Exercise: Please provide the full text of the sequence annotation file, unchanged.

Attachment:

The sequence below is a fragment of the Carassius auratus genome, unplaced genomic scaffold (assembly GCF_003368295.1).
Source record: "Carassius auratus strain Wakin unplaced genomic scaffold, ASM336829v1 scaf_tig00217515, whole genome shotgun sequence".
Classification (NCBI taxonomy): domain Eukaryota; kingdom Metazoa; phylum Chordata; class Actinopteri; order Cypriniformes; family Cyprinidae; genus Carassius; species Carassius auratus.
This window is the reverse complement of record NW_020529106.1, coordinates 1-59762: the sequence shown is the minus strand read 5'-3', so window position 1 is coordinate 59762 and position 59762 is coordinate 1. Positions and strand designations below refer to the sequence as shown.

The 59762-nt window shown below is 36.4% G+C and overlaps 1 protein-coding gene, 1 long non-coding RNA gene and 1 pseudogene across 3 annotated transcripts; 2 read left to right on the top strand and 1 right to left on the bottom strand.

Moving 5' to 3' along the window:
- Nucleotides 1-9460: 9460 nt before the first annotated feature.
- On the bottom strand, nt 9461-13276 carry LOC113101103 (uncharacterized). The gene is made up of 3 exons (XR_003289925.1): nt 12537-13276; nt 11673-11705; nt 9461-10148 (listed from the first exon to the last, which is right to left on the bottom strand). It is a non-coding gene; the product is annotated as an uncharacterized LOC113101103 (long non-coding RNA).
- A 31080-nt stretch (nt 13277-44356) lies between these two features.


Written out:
The sequence below is a fragment of the Carassius auratus genome, unplaced genomic scaffold (assembly GCF_003368295.1).
Source record: "Carassius auratus strain Wakin unplaced genomic scaffold, ASM336829v1 scaf_tig00217515, whole genome shotgun sequence".
Classification (NCBI taxonomy): domain Eukaryota; kingdom Metazoa; phylum Chordata; class Actinopteri; order Cypriniformes; family Cyprinidae; genus Carassius; species Carassius auratus.
This window is the reverse complement of record NW_020529106.1, coordinates 1-59762: the sequence shown is the minus strand read 5'-3', so window position 1 is coordinate 59762 and position 59762 is coordinate 1. Positions and strand designations below refer to the sequence as shown.

The 59762-nt window shown below is 36.4% G+C and overlaps 1 protein-coding gene, 1 long non-coding RNA gene and 1 pseudogene across 3 annotated transcripts; 2 read left to right on the top strand and 1 right to left on the bottom strand.

Moving 5' to 3' along the window:
- Nucleotides 1-9460: 9460 nt before the first annotated feature.
- On the bottom strand, nt 9461-13276 carry LOC113101103 (uncharacterized). The gene is made up of 3 exons (XR_003289925.1): nt 12537-13276; nt 11673-11705; nt 9461-10148 (listed from the first exon to the last, which is right to left on the bottom strand). It is a non-coding gene; the product is annotated as an uncharacterized LOC113101103 (long non-coding RNA).
- A 31080-nt stretch (nt 13277-44356) lies between these two features.